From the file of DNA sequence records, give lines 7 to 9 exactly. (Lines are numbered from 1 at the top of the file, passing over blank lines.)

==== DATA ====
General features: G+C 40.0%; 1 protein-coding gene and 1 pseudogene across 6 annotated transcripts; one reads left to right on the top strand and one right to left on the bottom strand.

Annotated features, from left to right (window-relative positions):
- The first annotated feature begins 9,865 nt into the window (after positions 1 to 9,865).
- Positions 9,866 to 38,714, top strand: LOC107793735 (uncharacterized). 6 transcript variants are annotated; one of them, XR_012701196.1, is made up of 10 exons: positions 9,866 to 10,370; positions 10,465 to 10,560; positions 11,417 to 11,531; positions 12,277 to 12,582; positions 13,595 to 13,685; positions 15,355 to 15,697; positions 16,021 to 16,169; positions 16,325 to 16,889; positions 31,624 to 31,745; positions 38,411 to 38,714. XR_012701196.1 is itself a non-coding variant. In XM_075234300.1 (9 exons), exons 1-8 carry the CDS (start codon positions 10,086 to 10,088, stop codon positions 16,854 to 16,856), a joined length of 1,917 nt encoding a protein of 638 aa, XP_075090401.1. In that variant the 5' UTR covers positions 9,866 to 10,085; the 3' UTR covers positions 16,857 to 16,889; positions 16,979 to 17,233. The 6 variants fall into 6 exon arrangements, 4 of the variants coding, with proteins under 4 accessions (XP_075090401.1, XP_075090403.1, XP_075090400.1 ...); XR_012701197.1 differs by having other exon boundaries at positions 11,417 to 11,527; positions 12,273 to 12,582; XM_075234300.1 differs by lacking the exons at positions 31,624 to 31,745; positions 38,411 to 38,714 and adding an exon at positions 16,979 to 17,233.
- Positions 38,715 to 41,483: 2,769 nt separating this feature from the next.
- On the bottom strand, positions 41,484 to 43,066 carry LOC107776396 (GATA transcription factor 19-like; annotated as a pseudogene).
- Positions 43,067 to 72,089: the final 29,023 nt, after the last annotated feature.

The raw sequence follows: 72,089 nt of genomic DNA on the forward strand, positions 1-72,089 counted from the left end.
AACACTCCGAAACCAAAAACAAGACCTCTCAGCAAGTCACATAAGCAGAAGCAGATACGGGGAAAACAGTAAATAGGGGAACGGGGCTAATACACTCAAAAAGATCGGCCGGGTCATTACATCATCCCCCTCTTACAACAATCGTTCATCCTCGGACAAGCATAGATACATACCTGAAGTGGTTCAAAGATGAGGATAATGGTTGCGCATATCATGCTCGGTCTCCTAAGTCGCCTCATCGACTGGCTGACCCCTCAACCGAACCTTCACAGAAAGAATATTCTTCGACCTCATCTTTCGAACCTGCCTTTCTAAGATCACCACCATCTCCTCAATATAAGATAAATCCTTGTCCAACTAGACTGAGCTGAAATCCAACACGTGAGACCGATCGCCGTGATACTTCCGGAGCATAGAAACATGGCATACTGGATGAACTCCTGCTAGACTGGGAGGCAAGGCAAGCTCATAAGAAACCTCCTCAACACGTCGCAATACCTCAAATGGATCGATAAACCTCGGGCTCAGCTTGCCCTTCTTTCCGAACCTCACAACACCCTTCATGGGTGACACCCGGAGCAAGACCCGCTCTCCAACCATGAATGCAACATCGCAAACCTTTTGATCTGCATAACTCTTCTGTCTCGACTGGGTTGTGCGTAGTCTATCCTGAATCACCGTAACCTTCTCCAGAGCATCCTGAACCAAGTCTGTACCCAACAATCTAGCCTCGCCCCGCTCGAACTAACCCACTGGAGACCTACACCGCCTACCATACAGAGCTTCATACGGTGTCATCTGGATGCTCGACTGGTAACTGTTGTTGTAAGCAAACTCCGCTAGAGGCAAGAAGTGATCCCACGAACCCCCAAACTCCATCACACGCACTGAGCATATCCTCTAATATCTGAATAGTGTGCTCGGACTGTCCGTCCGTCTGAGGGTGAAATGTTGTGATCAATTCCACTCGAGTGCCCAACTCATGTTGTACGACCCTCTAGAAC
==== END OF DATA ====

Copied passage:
- Positions 43,067 to 72,089: the final 29,023 nt, after the last annotated feature.

The raw sequence follows: 72,089 nt of genomic DNA on the forward strand, positions 1-72,089 counted from the left end.
AACACTCCGAAACCAAAAACAAGACCTCTCAGCAAGTCACATAAGCAGAAGCAGATACGGGGAAAACAGTAAATAGGGGAACGGGGCTAATACACTCAAAAAGATCGGCCGGGTCATTACATCATCCCCCTCTTACAACAATCGTTCATCCTCGGACAAGCATAGATACATACCTGAAGTGGTTCAAAGATGAGGATAATGGTTGCGCATATCATGCTCGGTCTCCTAAGTCGCCTCATCGACTGGCTGACCCCTCAACCGAACCTTCACAGAAAGAATATTCTTCGACCTCATCTTTCGAACCTGCCTTTCTAAGATCACCACCATCTCCTCAATATAAGATAAATCCTTGTCCAACTAGACTGAGCTGAAATCCAACACGTGAGACCGATCGCCGTGATACTTCCGGAGCATAGAAACATGGCATACTGGATGAACTCCTGCTAGACTGGGAGGCAAGGCAAGCTCATAAGAAACCTCCTCAACACGTCGCAATACCTCAAATGGATCGATAAACCTCGGGCTCAGCTTGCCCTTCTTTCCGAACCTCACAACACCCTTCATGGGTGACACCCGGAGCAAGACCCGCTCTCCAACCATGAATGCAACATCGCAAACCTTTTGATCTGCATAACTCTTCTGTCTCGACTGGGTTGTGCGTAGTCTATCCTGAATCACCGTAACCTTCTCCAGAGCATCCTGAACCAAGTCTGTACCCAACAATCTAGCCTCGCCCCGCTCGAACTAACCCACTGGAGACCTACACCGCCTACCATACAGAGCTTCATACGGTGTCATCTGGATGCTCGACTGGTAACTGTTGTTGTAAGCAAACTCCGCTAGAGGCAAGAAGTGATCCCACGAACCCCCAAACTCCATCACACGCACTGAGCATATCCTCTAATATCTGAATAGTGTGCTCGGACTGTCCGTCCGTCTGAGGGTGAAATGTTGTGATCAATTCCACTCGAGTGCCCAACTCATGTTGTACGACCCTCTAGAAC